Monday, August 15, 2011

It's our big soybean aphid spray day

My lab has the nation's largest soybean aphid efficacy trial. It originally started with Matt O'Neal, but he kindly gave me the program when I started at ISU in 2009. The program has typically focused on foliar insecticides, but last year we also incorporated some seed treatments and the Rag1 host plant resistance gene. This year, we even expanded to three locations (Northwest Farm, Northeast Farm, and the Johnson Farm). Last week the Northwest Farm hit threshold and applications were made. Even though aphids haven't exceeded threshold at the other two farms, we are spraying them this week. The Northeast Farm has all our treatments, 35 this year, so spraying all the plots takes some serious planning with a large crew.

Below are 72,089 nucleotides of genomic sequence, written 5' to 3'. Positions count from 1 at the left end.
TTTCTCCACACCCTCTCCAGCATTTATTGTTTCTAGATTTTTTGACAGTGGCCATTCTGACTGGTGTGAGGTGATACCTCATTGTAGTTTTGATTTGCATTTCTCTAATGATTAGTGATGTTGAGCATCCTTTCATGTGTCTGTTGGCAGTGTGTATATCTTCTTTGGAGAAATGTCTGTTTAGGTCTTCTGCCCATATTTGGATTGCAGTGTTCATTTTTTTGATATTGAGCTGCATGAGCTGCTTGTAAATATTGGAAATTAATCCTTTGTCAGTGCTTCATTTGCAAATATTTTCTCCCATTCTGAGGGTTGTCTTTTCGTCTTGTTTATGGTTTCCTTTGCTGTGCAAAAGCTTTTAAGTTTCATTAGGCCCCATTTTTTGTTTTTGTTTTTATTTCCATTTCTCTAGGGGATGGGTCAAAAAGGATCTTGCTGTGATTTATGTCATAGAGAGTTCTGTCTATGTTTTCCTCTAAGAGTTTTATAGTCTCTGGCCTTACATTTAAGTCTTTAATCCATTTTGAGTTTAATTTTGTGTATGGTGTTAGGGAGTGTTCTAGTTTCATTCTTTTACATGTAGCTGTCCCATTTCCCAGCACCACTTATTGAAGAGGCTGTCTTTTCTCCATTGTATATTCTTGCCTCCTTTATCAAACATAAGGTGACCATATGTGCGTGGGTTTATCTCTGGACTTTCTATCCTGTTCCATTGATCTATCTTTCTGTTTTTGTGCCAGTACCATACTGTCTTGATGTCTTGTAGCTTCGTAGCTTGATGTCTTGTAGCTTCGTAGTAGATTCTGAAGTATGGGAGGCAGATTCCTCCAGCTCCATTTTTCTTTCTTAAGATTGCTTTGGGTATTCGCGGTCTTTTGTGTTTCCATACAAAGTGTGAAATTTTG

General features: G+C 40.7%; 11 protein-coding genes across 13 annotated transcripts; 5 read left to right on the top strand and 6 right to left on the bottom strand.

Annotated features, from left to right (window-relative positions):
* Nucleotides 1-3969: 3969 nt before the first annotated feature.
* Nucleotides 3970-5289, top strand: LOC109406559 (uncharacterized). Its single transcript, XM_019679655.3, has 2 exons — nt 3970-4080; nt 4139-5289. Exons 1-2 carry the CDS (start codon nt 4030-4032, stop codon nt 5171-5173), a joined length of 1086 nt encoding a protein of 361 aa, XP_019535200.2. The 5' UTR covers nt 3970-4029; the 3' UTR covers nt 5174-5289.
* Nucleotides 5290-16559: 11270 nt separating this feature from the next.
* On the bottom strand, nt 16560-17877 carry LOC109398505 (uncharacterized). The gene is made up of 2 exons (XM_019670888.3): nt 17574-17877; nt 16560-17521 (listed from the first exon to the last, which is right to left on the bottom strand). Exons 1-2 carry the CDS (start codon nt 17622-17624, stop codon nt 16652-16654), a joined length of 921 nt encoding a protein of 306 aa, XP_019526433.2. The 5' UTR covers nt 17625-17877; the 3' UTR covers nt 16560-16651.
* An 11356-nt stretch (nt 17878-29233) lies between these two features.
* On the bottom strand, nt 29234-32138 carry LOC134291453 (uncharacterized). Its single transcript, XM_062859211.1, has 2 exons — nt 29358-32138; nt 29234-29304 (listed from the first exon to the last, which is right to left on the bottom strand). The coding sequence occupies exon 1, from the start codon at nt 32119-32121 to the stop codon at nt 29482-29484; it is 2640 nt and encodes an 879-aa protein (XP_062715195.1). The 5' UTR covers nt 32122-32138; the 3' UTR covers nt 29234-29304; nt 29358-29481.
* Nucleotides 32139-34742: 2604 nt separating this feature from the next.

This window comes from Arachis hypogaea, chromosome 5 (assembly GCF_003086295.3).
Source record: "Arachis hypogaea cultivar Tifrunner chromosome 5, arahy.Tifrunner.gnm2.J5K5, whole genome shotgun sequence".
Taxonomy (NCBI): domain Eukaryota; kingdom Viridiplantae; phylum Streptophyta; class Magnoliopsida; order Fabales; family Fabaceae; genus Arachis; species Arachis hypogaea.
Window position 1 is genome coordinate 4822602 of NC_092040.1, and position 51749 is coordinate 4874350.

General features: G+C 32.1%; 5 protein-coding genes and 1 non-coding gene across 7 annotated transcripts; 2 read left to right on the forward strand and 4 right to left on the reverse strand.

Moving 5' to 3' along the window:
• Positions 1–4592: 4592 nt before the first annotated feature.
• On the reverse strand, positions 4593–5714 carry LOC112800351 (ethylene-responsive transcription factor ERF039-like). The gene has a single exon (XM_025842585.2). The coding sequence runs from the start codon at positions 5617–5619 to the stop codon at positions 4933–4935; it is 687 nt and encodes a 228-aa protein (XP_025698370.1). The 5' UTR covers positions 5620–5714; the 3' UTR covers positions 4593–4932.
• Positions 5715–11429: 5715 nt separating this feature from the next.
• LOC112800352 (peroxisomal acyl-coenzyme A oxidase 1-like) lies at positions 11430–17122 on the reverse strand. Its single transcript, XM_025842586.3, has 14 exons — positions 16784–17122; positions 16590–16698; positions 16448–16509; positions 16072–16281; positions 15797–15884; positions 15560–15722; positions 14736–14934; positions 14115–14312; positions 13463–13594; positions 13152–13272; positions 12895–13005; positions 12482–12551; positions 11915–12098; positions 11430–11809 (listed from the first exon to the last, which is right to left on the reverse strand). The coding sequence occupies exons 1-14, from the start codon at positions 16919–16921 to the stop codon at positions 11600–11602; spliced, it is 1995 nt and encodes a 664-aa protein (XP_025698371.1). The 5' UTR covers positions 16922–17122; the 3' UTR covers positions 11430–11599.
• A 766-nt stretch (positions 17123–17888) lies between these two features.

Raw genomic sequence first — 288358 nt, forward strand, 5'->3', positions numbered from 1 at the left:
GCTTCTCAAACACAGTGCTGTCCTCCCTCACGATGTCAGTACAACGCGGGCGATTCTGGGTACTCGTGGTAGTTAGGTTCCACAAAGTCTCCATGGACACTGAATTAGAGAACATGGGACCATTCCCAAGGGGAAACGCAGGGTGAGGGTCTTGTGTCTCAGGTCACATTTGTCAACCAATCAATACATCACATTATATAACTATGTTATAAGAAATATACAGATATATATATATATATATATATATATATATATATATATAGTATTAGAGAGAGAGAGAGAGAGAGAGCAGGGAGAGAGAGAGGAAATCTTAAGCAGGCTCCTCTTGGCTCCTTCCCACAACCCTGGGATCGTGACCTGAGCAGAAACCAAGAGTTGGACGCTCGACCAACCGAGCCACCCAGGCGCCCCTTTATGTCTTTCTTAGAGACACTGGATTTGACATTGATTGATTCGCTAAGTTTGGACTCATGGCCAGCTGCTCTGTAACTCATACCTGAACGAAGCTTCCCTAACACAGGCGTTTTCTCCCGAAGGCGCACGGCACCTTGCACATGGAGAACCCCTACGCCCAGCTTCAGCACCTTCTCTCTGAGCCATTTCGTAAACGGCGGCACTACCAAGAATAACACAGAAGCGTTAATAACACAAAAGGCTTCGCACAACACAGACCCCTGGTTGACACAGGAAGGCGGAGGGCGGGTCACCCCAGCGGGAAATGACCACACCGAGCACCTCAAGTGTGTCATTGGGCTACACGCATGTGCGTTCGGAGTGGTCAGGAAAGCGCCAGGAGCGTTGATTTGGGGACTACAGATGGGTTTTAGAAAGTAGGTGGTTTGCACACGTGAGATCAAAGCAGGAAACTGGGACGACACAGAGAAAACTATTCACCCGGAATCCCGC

The 2009 crew is all suited up in Tyvek, getting ready to start spraying. 
Photo by Erin Hodgson.

At all our locations, we are definitely seeing a visual difference between susceptible and resistant soybean. Aphids are present, but at low levels in Rag1 plots. I will update the blog on yield data once the beans are cut. If you are curious about what products we used in the past, go to our soybean aphid website. We are trying out some new spray equipment this year, so I will also recap how it worked (or didn't!).

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